Sleep Apnea & ADHD in Children: Is There a Connection?
Is there a connection between sleep apnea and ADHD in children? According to a 2016 study in the Journal of Clinical Sleep Medicine, it's unclear. More studies are needed to understand the connection between ADHD and sleep issues, including whether only certain subtypes of ADHD are affected.
The symptoms of each can overlap in many ways. This is why it's important to see a doctor and request a sleep study if you suspect your child might have ADHD or sleep apnea.
Symptoms of ADHD and Sleep Apnea in Children
The symptoms of ADHD in children include inattentiveness, impulsiveness, hyperactivity, and mood swings (which may be tied to impulsiveness.) Sometimes children may not have all the symptoms. They may be inattentive or get lost in their thoughts, but they're not hyperactive. They may be impulsive, but able to pay attention. Children with ADHD might have trouble following instructions, finishing projects, or they may frequently lose items.
The symptoms of sleep apnea in children may include the hallmark signs like snoring, pauses in breathing while asleep, or not feeling rested in the morning. They may also choke or cough in their sleep, breathe through their mouth, have sleep terrors, or wet the bed.
Sleep apnea can also cause sleep deprivation. The symptoms of sleep deprivation in children may include hyperactivity, trouble paying attention, behavioral issues, and poor school performance.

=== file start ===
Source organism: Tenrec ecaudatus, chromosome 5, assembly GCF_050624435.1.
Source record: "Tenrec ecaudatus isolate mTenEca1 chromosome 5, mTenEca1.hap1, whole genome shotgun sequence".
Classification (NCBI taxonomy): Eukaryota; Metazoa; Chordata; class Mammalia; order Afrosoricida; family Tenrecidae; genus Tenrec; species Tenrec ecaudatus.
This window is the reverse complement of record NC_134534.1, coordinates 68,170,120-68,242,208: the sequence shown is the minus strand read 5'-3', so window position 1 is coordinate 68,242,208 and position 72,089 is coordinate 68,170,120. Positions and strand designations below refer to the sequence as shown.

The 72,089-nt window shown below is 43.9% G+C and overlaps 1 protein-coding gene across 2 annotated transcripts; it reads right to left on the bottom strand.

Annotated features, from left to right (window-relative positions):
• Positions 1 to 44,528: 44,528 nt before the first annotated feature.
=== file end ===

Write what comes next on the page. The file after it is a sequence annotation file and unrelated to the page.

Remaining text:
Sleep Deprivation and ADHD
If you look at the symptoms of sleep deprivation listed in the section above, you might notice that they're very similar to the symptoms of ADHD in children. The symptoms are so similar that it can sometimes be tough to tell the difference between the two.
So it can be tough to know where in the cycle your child is falling. Does he have sleep apnea and resulting sleep deprivation, which is causing symptoms similar to ADHD? Or is his ADHD causing sleep deprivation, which is worsening the ADHD symptoms?
Scientists are exploring whether disruptions to the circadian rhythm could sometimes cause ADHD. But the science is far from settled.
Professor Andreas Reif of the University Hospital in Frankfurt said: "A disturbance of the circadian system may indeed be a core mechanism in ADHD... More research into the interconnections between ADHD and the 'inner clock' is thus very relevant to improve patients' lives and to shed light on the disease mechanism of ADHD."
So on top of sleep apnea possibly causing symptoms of ADHD, a delay in the circadian cycle might do the same thing too.
This Overlap Makes It Important to See a Doctor
The overlap between sleep apnea, circadian rhythm issues, and ADHD can sometimes make it tough to pinpoint which problem came first. That's why you should see a doctor if you suspect your child may have a sleep disorder or ADHD. You'll want to ask specifically for a sleep study, which can identify if your child has sleep apnea.
This information is not intended to replace the advice of a trained medical doctor and is provided to you on a general information basis only and not as a substitute for personalized medical advice. Philips disclaims any liability for the decisions you make based on this information.